SERE specialists, augmentees keep Airmen mission-ready

by Airman 1st Class Lane Plummer 86th Airlift Wing Public Affairs

After ejecting out of a flame-engulfed plane, you quickly activate your parachute over the ocean below. While gently descending toward the water, you notice land on the horizon. Your mind is racing with thoughts of the attack, possible enemies to avoid, surviving and getting home. You try to calm yourself as you begin to lean on the skills you’ve learned from the survival, evasion, resistance and escape specialists and augmentees.

The SERE program readies Airmen for situations such as this by conducting operations around the world to prepare them to return with honor from any type of isolated situation.

SERE specialists stationed at Ramstein support this mission as well as the 86th Airlift Wing’s flying mission by ensuring aircrew members and other high-risk personnel are current and certified in SERE objectives.

However, conducting annual refresher training for more than 500 Airmen from Ramstein, including members from nine geographically separated units located across Europe and any transitioning personnel, can keep the two-instructor team busy. This is where support from the SERE augmentation program helps.

The augmentee program trains Airmen on how to survive situations where they may be isolated or held in captivity. Doing this not only helps those Airmen participating in the course, but also the Airmen that serve with these augmentees. These Airmen will be able to rely on these trained individuals for guidance on surviving extreme circumstances.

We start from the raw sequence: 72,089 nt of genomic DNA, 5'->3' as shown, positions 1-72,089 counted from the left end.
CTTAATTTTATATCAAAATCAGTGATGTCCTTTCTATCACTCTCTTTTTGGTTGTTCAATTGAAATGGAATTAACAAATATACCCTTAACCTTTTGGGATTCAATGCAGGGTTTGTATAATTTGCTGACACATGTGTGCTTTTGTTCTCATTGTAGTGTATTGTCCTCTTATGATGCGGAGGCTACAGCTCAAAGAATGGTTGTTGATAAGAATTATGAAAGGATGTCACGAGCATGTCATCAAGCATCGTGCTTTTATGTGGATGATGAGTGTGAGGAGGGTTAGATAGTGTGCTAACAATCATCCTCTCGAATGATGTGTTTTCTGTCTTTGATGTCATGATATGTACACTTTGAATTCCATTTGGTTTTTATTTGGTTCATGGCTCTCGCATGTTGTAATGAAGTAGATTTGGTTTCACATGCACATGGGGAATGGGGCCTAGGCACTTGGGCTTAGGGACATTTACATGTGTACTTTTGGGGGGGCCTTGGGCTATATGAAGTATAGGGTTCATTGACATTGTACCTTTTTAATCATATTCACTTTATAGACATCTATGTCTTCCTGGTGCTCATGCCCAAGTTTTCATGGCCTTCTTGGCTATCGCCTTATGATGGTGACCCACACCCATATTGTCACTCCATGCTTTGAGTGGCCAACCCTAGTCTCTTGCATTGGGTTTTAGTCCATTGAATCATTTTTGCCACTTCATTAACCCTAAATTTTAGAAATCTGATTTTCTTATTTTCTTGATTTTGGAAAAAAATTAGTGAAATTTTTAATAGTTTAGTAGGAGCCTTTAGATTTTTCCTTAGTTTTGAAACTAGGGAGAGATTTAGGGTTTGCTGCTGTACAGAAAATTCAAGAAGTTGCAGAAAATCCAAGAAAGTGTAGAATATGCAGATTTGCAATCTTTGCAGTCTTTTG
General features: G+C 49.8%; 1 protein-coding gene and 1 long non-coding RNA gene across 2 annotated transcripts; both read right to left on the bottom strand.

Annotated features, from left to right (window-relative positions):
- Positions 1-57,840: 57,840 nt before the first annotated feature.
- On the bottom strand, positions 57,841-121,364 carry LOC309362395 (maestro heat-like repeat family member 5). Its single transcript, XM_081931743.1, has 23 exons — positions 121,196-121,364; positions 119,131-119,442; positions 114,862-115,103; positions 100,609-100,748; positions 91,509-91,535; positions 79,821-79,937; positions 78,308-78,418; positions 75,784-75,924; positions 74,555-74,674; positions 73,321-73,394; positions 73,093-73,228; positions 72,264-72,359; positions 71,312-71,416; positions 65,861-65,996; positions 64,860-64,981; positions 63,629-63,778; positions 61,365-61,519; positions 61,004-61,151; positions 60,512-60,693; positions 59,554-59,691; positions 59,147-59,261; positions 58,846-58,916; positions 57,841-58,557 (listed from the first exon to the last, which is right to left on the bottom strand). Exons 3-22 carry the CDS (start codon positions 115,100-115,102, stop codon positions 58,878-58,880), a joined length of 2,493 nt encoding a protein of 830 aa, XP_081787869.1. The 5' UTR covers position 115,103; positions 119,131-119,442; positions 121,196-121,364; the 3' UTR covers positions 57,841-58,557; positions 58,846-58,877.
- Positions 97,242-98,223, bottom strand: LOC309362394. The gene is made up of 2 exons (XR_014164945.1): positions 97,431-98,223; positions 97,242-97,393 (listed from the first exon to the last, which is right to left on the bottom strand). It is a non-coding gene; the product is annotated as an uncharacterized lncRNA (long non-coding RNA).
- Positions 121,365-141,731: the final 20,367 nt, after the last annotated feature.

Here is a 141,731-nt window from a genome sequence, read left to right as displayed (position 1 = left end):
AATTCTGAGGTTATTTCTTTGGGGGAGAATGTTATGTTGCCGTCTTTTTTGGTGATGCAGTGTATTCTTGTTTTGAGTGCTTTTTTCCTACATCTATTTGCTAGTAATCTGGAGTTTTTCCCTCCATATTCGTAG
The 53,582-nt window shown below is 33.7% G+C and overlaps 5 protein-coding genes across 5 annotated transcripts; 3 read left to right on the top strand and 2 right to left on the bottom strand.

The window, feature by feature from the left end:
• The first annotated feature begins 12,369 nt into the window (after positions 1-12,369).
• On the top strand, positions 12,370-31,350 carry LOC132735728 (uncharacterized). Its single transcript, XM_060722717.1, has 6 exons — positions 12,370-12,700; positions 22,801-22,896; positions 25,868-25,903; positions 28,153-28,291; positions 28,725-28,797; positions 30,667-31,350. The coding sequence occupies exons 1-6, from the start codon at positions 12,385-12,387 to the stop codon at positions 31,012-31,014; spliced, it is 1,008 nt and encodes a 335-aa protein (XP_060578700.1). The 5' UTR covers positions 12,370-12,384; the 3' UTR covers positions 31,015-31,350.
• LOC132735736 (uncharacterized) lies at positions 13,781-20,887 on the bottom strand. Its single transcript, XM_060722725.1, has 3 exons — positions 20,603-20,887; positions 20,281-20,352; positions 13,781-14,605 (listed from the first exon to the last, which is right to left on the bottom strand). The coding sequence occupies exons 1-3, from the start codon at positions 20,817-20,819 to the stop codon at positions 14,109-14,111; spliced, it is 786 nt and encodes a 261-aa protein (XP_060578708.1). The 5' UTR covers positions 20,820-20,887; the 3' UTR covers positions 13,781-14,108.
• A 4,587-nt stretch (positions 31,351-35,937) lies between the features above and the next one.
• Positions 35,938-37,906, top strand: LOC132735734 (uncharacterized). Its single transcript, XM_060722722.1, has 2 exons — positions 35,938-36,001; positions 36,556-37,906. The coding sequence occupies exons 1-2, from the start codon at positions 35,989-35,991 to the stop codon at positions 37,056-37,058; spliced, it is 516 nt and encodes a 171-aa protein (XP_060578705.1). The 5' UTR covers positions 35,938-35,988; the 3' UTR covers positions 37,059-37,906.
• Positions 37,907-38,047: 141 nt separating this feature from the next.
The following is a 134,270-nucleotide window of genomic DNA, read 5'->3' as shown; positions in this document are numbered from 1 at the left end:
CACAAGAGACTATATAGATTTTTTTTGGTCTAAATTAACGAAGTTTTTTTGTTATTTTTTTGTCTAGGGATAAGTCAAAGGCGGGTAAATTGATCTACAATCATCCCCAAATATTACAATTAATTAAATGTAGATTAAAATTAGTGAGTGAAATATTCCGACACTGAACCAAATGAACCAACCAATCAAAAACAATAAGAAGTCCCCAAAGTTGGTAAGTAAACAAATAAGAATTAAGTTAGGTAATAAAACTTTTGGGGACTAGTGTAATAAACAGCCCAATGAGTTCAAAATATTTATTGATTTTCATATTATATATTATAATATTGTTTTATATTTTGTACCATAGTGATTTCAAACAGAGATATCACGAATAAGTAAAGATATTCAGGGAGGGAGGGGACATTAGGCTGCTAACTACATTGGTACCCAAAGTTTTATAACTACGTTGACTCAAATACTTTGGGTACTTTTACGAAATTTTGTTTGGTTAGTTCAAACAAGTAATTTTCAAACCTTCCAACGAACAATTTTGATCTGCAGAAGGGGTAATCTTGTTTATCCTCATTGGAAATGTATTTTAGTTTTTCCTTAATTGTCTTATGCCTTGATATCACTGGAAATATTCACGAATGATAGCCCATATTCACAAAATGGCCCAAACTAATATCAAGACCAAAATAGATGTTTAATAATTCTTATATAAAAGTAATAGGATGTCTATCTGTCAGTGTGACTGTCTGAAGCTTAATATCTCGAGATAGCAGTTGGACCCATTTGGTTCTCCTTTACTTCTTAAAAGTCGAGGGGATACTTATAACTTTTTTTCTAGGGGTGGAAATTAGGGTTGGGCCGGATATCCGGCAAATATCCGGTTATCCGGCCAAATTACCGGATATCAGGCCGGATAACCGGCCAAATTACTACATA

Augmentees may serve in several roles including: escaping the hold of a tangled parachute to save themselves from drowning, dragging a pilot through water, or acting as opposing forces and searching for escaping pilots during any number of water or combat survival scenarios.

“It was more challenging than the previous times I attended the class,” said Capt. Kenneth Jubb, 37th Airlift Squadron charlie flight commander. “I think it was beneficial having more people attend; it made it more difficult to evade and provided better training for the aircrew.”

Augmentees aren’t limited to any career specialty and only need to make time to volunteer for the program.

“What’s cool about the augmentee program is you can get out of it as much as you ask for,” said Staff Sgt. Dylan Forbes, 86th Maintenance Group auxiliary training instructor and SERE augmentee. “If you want to train on something, then the instructors are more than happy to grab a group and train you up.

“It’s also a great opportunity to meet people from other career fields around base and the area,” Forbes added. “It helps me get a bigger picture of the Air Force.”

While most Airmen who assist with the training are stationed at Ramstein, some Airmen such as Master Sgt. Christopher C. Hucks, NATO Communications and Information Agency Network Operations Center NCO in charge, come from places afar to take part.

“I travel down to Ramstein (for this) because it’s honestly my favorite part of the month,” Hucks said. “These guys really care about the instruction that is being given to them, and the augmenters are all awesome people. It’s a great change of pace from working in the office.”

Whether Airmen find themselves parachuting out of a plane or helping an aircrew survive isolation, SERE training augmentation is an essential tool for Airmen and is available to those who are interested.

For more information on how to become an augmentee, call 480-4414.